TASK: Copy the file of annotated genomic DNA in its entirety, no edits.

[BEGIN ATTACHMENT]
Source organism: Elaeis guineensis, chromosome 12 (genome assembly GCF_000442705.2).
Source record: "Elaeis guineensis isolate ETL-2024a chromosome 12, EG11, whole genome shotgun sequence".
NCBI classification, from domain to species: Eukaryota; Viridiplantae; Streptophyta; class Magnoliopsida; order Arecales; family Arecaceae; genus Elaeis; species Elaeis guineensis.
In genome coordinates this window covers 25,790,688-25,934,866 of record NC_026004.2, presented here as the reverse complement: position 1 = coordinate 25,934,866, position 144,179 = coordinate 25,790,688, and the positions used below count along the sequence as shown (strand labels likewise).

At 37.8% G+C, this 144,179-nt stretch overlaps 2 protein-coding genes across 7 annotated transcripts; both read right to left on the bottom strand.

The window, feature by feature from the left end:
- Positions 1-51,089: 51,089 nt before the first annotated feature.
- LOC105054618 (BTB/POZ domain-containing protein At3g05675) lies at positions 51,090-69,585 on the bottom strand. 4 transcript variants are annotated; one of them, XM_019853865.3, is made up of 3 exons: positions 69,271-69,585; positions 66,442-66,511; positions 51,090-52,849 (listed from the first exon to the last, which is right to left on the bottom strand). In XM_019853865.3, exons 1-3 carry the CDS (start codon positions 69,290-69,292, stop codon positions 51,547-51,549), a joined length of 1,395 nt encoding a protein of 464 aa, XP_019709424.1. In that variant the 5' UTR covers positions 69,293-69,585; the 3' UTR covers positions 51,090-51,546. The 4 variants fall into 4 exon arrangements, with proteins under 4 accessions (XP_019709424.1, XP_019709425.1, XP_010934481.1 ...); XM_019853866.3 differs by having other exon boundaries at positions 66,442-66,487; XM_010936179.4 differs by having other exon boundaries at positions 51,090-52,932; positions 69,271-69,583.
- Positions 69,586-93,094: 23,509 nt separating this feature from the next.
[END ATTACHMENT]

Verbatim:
Source organism: Elaeis guineensis, chromosome 12 (genome assembly GCF_000442705.2).
Source record: "Elaeis guineensis isolate ETL-2024a chromosome 12, EG11, whole genome shotgun sequence".
NCBI classification, from domain to species: Eukaryota; Viridiplantae; Streptophyta; class Magnoliopsida; order Arecales; family Arecaceae; genus Elaeis; species Elaeis guineensis.
In genome coordinates this window covers 25,790,688-25,934,866 of record NC_026004.2, presented here as the reverse complement: position 1 = coordinate 25,934,866, position 144,179 = coordinate 25,790,688, and the positions used below count along the sequence as shown (strand labels likewise).

At 37.8% G+C, this 144,179-nt stretch overlaps 2 protein-coding genes across 7 annotated transcripts; both read right to left on the bottom strand.

The window, feature by feature from the left end:
- Positions 1-51,089: 51,089 nt before the first annotated feature.
- LOC105054618 (BTB/POZ domain-containing protein At3g05675) lies at positions 51,090-69,585 on the bottom strand. 4 transcript variants are annotated; one of them, XM_019853865.3, is made up of 3 exons: positions 69,271-69,585; positions 66,442-66,511; positions 51,090-52,849 (listed from the first exon to the last, which is right to left on the bottom strand). In XM_019853865.3, exons 1-3 carry the CDS (start codon positions 69,290-69,292, stop codon positions 51,547-51,549), a joined length of 1,395 nt encoding a protein of 464 aa, XP_019709424.1. In that variant the 5' UTR covers positions 69,293-69,585; the 3' UTR covers positions 51,090-51,546. The 4 variants fall into 4 exon arrangements, with proteins under 4 accessions (XP_019709424.1, XP_019709425.1, XP_010934481.1 ...); XM_019853866.3 differs by having other exon boundaries at positions 66,442-66,487; XM_010936179.4 differs by having other exon boundaries at positions 51,090-52,932; positions 69,271-69,583.
- Positions 69,586-93,094: 23,509 nt separating this feature from the next.